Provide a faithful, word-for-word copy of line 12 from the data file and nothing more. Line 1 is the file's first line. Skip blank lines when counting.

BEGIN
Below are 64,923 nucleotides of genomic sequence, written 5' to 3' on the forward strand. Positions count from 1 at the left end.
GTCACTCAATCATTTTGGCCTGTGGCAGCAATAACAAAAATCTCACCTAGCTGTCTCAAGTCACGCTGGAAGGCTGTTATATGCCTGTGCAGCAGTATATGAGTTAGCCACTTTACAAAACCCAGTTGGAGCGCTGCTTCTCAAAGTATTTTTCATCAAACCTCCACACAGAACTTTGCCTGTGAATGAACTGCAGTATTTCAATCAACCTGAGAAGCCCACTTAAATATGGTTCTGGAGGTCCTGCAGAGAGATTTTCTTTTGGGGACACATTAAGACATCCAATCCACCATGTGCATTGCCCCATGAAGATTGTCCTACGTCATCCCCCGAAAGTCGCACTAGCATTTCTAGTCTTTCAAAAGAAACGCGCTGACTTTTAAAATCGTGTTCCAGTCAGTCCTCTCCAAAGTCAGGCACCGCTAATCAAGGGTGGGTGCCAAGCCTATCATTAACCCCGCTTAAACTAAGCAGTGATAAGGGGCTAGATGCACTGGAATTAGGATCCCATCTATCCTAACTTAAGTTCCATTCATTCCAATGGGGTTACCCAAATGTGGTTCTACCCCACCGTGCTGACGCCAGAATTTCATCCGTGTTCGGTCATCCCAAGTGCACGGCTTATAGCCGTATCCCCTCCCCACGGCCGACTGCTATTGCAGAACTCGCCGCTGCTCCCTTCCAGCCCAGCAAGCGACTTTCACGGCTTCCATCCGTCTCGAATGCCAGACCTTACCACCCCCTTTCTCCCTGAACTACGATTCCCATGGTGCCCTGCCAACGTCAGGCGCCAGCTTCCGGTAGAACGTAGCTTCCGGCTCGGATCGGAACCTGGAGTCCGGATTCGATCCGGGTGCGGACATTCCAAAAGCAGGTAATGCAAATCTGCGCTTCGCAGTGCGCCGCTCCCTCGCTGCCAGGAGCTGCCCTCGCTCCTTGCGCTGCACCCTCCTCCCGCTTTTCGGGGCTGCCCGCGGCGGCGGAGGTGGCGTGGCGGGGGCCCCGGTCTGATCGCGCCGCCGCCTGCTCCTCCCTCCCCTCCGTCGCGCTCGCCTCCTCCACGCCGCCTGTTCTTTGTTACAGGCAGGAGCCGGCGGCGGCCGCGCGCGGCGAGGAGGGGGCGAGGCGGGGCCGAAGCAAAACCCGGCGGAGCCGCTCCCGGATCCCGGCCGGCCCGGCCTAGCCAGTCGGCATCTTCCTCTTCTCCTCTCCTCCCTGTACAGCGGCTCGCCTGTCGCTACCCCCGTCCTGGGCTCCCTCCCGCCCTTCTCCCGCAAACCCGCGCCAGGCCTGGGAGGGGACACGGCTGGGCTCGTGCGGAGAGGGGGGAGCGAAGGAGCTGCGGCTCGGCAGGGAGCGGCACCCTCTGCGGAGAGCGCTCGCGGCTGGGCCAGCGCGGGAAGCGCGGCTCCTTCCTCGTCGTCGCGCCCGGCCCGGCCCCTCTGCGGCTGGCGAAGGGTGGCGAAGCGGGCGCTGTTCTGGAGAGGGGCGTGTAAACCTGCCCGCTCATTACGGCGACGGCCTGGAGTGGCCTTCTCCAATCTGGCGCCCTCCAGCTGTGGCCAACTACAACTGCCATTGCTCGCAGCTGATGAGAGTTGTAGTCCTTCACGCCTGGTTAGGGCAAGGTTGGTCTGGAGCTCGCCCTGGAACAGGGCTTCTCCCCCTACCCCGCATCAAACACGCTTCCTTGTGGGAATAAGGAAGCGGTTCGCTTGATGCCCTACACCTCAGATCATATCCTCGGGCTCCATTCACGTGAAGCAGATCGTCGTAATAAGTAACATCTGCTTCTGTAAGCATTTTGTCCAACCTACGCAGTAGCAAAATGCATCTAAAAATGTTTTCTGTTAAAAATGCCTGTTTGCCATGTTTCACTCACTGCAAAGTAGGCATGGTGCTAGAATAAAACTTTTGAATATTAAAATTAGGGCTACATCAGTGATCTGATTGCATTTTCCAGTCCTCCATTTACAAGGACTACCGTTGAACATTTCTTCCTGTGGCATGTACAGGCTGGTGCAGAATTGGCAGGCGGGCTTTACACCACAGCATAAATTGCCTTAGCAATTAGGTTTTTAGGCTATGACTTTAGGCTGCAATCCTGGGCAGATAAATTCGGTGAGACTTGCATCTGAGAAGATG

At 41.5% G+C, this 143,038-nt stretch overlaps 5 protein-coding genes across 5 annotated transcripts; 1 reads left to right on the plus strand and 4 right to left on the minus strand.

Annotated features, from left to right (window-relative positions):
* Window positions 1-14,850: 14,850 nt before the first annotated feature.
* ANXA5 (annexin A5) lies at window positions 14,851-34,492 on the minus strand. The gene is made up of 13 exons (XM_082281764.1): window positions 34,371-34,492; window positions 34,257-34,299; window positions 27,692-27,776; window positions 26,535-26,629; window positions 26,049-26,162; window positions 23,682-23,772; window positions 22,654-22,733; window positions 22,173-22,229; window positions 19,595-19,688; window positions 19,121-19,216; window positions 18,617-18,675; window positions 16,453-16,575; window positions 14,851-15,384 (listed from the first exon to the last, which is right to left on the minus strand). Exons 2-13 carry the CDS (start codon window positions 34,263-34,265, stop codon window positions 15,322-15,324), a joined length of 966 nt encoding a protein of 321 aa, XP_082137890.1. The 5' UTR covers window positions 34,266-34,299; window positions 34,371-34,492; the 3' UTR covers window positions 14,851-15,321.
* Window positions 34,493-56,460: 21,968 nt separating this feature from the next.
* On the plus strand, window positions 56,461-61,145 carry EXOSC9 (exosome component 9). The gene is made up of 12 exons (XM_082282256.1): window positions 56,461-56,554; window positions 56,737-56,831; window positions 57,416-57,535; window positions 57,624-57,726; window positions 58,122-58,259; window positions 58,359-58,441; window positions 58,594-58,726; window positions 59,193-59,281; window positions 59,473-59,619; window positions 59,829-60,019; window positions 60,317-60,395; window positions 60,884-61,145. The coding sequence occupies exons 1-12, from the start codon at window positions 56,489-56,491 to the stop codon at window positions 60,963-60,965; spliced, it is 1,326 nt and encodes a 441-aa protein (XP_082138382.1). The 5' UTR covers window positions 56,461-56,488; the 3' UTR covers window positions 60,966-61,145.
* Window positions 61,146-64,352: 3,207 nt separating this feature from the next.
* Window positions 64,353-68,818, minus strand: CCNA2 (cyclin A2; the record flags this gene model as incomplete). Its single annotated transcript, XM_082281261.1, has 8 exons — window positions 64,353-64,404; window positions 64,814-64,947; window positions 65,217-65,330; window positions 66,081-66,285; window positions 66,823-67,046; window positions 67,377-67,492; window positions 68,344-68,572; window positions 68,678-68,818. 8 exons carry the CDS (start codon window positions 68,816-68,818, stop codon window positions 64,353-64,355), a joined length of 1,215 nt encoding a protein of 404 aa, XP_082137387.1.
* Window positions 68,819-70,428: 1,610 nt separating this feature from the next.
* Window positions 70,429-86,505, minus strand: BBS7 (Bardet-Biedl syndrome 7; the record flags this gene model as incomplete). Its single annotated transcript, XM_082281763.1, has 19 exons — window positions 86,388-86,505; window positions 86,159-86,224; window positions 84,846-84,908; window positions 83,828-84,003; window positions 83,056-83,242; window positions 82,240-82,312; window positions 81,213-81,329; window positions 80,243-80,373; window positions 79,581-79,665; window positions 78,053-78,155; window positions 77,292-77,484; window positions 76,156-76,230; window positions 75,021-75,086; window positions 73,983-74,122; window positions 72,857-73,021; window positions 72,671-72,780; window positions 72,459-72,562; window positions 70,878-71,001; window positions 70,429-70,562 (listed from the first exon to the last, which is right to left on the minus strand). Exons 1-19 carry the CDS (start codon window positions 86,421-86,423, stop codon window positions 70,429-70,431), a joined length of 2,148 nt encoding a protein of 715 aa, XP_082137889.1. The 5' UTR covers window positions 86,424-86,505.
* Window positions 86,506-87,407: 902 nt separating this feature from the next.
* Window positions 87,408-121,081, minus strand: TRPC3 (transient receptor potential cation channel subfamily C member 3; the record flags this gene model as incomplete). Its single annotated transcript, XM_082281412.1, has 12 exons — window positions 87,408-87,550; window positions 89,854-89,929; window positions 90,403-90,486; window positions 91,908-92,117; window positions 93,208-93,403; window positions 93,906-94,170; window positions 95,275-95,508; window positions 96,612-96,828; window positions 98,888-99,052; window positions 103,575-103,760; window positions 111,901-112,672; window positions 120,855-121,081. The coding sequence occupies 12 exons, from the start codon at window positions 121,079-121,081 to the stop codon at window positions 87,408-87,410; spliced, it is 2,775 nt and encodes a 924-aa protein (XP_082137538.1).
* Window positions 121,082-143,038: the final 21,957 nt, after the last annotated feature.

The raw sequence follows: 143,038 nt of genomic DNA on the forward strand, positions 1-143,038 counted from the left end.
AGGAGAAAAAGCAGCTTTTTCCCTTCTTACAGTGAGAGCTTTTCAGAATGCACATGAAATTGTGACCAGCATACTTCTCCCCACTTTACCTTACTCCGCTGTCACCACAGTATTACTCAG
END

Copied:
* Window positions 70,429-86,505, minus strand: BBS7 (Bardet-Biedl syndrome 7; the record flags this gene model as incomplete). Its single annotated transcript, XM_082281763.1, has 19 exons — window positions 86,388-86,505; window positions 86,159-86,224; window positions 84,846-84,908; window positions 83,828-84,003; window positions 83,056-83,242; window positions 82,240-82,312; window positions 81,213-81,329; window positions 80,243-80,373; window positions 79,581-79,665; window positions 78,053-78,155; window positions 77,292-77,484; window positions 76,156-76,230; window positions 75,021-75,086; window positions 73,983-74,122; window positions 72,857-73,021; window positions 72,671-72,780; window positions 72,459-72,562; window positions 70,878-71,001; window positions 70,429-70,562 (listed from the first exon to the last, which is right to left on the minus strand). Exons 1-19 carry the CDS (start codon window positions 86,421-86,423, stop codon window positions 70,429-70,431), a joined length of 2,148 nt encoding a protein of 715 aa, XP_082137889.1. The 5' UTR covers window positions 86,424-86,505.